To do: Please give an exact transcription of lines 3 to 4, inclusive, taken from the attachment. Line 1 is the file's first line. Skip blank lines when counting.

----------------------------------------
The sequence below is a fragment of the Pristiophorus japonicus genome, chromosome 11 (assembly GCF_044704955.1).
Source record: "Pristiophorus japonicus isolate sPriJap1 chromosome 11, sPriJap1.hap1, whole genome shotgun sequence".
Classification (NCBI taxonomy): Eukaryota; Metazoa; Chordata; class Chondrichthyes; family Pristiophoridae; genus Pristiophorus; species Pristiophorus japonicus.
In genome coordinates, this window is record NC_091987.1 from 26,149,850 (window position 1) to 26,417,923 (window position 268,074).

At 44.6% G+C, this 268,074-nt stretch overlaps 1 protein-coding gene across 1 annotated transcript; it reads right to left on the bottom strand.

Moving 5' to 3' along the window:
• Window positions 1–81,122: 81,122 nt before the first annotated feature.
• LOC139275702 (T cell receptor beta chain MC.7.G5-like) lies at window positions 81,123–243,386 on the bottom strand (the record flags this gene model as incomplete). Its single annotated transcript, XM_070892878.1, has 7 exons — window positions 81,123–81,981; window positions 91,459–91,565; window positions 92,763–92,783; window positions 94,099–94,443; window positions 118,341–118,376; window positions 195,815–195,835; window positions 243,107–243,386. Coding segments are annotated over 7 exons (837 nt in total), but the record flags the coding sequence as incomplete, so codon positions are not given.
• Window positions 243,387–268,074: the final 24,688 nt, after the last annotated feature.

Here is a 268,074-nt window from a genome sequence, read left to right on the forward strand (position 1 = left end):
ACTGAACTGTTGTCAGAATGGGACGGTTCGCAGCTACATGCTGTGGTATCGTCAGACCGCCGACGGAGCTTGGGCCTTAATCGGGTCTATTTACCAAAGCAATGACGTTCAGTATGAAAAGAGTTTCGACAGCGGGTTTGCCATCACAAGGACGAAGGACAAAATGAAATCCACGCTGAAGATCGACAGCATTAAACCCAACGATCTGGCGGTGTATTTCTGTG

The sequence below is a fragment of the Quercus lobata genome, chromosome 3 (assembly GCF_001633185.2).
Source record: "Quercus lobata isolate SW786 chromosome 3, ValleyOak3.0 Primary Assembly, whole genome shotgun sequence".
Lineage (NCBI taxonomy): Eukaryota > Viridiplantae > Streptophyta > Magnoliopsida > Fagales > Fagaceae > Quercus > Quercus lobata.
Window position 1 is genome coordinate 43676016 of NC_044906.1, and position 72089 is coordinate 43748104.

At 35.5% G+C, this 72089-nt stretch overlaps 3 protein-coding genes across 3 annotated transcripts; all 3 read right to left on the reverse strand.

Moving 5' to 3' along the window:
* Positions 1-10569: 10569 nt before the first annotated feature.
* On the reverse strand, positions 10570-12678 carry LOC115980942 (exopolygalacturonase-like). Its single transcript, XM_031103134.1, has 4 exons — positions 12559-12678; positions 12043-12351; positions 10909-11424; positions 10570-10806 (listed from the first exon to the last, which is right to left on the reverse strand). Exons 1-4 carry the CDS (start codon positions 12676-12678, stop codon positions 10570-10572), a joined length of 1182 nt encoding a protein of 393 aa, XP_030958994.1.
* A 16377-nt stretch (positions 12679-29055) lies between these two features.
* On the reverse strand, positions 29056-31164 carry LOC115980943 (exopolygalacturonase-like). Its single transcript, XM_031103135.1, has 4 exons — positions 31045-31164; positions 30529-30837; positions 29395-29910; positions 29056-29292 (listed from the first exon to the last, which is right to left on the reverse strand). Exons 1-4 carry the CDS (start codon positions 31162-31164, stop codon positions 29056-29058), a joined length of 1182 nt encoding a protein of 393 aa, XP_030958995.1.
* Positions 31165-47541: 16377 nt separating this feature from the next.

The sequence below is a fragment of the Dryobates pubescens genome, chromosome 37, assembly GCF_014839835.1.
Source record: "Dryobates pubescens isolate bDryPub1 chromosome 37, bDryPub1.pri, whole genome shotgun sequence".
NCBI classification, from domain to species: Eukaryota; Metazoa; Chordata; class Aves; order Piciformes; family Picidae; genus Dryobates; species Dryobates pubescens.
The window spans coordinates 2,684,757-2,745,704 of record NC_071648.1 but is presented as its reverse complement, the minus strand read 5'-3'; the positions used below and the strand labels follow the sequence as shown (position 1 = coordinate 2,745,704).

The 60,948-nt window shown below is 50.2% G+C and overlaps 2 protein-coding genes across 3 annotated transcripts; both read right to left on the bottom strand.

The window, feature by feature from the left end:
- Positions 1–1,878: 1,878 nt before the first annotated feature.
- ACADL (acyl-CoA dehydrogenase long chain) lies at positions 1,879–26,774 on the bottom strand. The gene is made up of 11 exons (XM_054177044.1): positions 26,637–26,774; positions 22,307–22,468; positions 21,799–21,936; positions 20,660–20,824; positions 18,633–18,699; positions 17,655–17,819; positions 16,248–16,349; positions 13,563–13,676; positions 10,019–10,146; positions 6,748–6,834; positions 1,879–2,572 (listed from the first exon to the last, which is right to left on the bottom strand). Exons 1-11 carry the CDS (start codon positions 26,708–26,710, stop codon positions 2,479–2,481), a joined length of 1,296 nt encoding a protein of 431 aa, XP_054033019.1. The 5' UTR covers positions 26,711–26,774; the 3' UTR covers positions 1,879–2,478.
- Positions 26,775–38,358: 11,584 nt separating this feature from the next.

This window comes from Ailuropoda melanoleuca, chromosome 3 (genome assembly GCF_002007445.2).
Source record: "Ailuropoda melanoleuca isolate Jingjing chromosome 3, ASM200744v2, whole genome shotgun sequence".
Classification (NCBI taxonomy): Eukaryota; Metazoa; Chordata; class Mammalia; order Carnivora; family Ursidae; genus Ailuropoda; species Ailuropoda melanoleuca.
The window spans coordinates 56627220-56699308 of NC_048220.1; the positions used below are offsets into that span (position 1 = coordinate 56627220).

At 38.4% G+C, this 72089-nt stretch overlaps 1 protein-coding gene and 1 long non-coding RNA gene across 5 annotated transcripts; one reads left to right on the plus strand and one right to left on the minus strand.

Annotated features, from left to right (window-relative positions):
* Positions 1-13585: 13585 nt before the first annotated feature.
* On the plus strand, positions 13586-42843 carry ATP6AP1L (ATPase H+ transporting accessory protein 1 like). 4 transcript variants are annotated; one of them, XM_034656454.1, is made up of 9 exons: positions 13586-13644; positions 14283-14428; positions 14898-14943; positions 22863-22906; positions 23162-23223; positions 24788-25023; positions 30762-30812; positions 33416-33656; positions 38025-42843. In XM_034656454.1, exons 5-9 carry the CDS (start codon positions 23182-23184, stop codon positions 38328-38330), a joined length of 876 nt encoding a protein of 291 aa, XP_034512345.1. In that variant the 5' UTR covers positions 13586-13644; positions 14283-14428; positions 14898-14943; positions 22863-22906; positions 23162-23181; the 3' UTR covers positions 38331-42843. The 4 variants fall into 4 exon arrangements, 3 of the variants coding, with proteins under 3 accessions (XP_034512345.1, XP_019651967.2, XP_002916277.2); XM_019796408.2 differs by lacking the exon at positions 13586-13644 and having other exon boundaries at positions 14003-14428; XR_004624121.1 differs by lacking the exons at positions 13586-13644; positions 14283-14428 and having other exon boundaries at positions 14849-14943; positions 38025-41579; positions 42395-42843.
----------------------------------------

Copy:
Classification (NCBI taxonomy): Eukaryota; Metazoa; Chordata; class Chondrichthyes; family Pristiophoridae; genus Pristiophorus; species Pristiophorus japonicus.
In genome coordinates, this window is record NC_091987.1 from 26,149,850 (window position 1) to 26,417,923 (window position 268,074).